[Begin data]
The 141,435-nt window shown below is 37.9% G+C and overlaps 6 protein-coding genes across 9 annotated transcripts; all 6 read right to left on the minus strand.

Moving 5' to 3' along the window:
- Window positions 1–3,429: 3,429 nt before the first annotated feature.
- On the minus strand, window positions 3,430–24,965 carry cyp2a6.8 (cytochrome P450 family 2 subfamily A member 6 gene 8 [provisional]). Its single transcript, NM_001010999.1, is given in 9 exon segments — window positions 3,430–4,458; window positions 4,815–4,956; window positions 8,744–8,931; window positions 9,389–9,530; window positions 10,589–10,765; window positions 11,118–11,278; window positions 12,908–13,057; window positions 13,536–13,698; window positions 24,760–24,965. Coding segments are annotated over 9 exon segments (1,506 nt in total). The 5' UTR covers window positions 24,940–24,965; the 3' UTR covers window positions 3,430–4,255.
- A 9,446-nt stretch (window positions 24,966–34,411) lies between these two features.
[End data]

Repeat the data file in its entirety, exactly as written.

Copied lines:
The 141,435-nt window shown below is 37.9% G+C and overlaps 6 protein-coding genes across 9 annotated transcripts; all 6 read right to left on the minus strand.

Moving 5' to 3' along the window:
- Window positions 1–3,429: 3,429 nt before the first annotated feature.
- On the minus strand, window positions 3,430–24,965 carry cyp2a6.8 (cytochrome P450 family 2 subfamily A member 6 gene 8 [provisional]). Its single transcript, NM_001010999.1, is given in 9 exon segments — window positions 3,430–4,458; window positions 4,815–4,956; window positions 8,744–8,931; window positions 9,389–9,530; window positions 10,589–10,765; window positions 11,118–11,278; window positions 12,908–13,057; window positions 13,536–13,698; window positions 24,760–24,965. Coding segments are annotated over 9 exon segments (1,506 nt in total). The 5' UTR covers window positions 24,940–24,965; the 3' UTR covers window positions 3,430–4,255.
- A 9,446-nt stretch (window positions 24,966–34,411) lies between these two features.